In light of the company’s second-quarter earnings results, executives from Host Hotels & Resorts discussed current and future Marriott International benefits and a likely weak third quarter.
BETHESDA, Maryland—Host Hotels & Resorts executives raised the company’s midpoint guidance for the full year after a better-than-expected second quarter, but executives on the real estate investment trust’s earnings call said they’re anticipating a weak third quarter.
The company reported a 1.7% year-over-year increase in comparable revenue per available room for the second quarter, which was driven by a 0.8% rise in average daily rate and a 0.7% increase in occupancy, according to Host’s earnings release.
Host shifted its total comparable RevPAR guidance for the full year to 1% to 1.75% (from 0% to 2%). The company also raised its full-year net income guidance to $615 million to $646 million (from $557 million to $621 million).
During the Q2 earnings call Thursday, Host President and CEO James Risoleo said the company saw strong numbers for the leisure segment during the quarter, which he believes will continue. But, he said, he still hopes the REIT will see more business travelers going forward.
“As long as consumer confidence remains strong and unemployment remains low and (travelers) feel good about their wallet and their balance sheet, we expect to see the leisure traveler continuing to spend money,” he said. “We’d like nothing better than to see the business traveler return and put us in a better position to yield rates in an even more aggressive manner at (our hotels).”
As of press time, Host’s stocks were down 1.25% year to date. The Baird/STR Hotel Stock Index was up 23.7% at the same time.
Weak Q3 predictions
Host’s hotels benefitted from the U.S. presidential inauguration, the Women’s March in Washington, D.C., and the 2016 Summer Olympics in Brazil during the first half of 2017, but executives said they’re expecting a weaker third quarter.
“I think when I look at the shift of the Jewish holiday and think about a 100 basis-point impact from Brazil, you should think that clearly, for us, RevPAR is going to be negative in the third quarter,” CFO Greg Larson told analysts on the call.
While third-quarter performance is expected to be negative, Risoleo added that it’s expected to rebound in the fourth quarter.
Buying, selling and underwriting strategies
Risoleo and Larson also highlighted the REIT’s methods for buying and selling assets.
Risoleo said the company is looking to acquire large assets such as Host’s Phoenician hotel in Phoenix.
“(The Phoenician) is a good example of the type of property that we’ll be looking for: a large asset with scale and an asset where we can add a lot of value, so I don’t think that you will see us exiting those markets for the sake of exiting them,” he said. “… If we have a noncore hotel that is situated in a market that is likely to underperform the rest of the portfolio over time and is in need of a lot of (capital) … those are the type of assets that we’ll continue to prune.”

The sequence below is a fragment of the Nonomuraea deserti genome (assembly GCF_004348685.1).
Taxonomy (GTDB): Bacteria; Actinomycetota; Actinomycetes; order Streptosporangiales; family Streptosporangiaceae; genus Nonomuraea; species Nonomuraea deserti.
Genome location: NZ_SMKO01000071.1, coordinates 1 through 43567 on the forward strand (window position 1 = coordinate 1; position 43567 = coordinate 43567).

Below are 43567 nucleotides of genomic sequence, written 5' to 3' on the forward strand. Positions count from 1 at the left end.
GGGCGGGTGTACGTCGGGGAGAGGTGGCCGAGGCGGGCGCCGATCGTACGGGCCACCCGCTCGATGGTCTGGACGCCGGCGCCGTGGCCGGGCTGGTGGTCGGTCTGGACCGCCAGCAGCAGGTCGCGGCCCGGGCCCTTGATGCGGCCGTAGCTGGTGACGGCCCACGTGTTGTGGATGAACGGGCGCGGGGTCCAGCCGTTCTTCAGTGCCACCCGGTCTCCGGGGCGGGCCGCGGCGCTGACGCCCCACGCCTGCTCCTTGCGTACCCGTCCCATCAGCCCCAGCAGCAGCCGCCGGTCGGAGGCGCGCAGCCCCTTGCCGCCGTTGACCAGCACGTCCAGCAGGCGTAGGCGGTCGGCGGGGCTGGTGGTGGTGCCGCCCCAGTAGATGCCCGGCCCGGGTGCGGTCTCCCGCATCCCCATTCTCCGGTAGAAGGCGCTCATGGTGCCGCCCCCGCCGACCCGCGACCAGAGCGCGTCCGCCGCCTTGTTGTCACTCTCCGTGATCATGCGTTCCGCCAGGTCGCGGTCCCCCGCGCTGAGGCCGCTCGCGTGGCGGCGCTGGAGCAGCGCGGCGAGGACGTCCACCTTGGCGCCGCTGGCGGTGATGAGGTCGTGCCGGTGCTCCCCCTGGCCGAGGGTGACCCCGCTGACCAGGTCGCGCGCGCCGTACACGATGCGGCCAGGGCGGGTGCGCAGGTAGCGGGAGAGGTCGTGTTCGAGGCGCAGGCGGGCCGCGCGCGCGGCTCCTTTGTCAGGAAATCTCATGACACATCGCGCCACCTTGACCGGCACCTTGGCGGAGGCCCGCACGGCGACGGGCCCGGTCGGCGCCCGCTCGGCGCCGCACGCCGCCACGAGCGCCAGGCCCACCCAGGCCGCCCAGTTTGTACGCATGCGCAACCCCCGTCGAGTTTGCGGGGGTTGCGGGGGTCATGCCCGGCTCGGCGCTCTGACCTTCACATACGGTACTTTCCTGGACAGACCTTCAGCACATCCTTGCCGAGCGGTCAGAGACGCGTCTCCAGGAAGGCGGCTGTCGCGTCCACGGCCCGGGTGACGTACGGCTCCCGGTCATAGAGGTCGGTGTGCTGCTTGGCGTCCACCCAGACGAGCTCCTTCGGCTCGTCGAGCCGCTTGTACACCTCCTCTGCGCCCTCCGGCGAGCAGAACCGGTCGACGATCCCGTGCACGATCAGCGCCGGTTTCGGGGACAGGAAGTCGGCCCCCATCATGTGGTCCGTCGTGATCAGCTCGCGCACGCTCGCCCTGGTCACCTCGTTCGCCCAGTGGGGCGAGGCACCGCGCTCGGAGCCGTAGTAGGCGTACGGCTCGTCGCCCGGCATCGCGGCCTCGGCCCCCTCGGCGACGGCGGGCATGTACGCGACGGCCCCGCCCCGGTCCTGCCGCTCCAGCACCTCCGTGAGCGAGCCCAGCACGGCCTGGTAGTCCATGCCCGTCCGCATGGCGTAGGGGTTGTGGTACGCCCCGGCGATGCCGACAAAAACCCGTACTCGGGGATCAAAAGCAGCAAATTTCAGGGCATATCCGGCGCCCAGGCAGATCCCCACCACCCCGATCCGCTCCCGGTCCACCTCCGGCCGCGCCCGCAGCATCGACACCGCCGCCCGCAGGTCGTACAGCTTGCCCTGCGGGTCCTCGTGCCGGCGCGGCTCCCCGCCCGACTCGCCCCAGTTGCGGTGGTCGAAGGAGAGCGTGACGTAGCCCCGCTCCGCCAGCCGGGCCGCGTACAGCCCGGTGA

He added that Host is “focused at this point in the cycle on unique hotels that (he) would categorize as iconic and would fall into that section of assets (Host owns) today.”
“We are taking into consideration the growth environment that we’re operating in as we’re underwriting hotels. And … we take into account a full (capital plan) and look to solve for an unleveraged (internal rate of return) and a (10-year) basis, that is at least 100 basis points in excess of our cost of capital, if not higher, depending on the facts and circumstances of the particular deal,” he said. “… I wouldn’t say that we’re wildly off underwriting expectations or pricing expectations of buyers today, but I would say that given the attractiveness of the debt markets and the availability of debt capital both from a pricing perspective and proceeds perspective, there has to be a real reason for an owner of an asset to want to sell today.”
Benefits from Marriott/Starwood integration
Larson told analysts Host is currently seeing benefits from some Marriott International programs, but more benefits from the integration of Starwood Hotels & Resorts into Marriott’s culture have yet to be seen. (Marriott acquired Starwood on 23 September 2016.)
“I think we’re benefitting from quite a few of the things I mentioned … the energy ROI project, the Green Choice program, etc., but I think the benefits that will accrue to us through the Starwood/Marriott merger, really, that’s going to happen later,” he said. “Either late this year or really into ’18 and ’19 as well.”
Strong group bookings for 2018, 2019
For 2017, group bookings were a little weaker than they’ve been in the past, which was expected by Host executives, but bookings for 2018 and 2019 look strong.
“When we look at bookings in the quarter or for this year, and for ’18, ’19 and beyond, bookings were actually stronger,” Risoleo said. “Bookings … for the year, as we expected and as we talked about last quarter, were … a little bit weaker. … We are ahead of group pace in ’18 relative to where we were at this time last year for ’17, so we feel pretty good about (that).”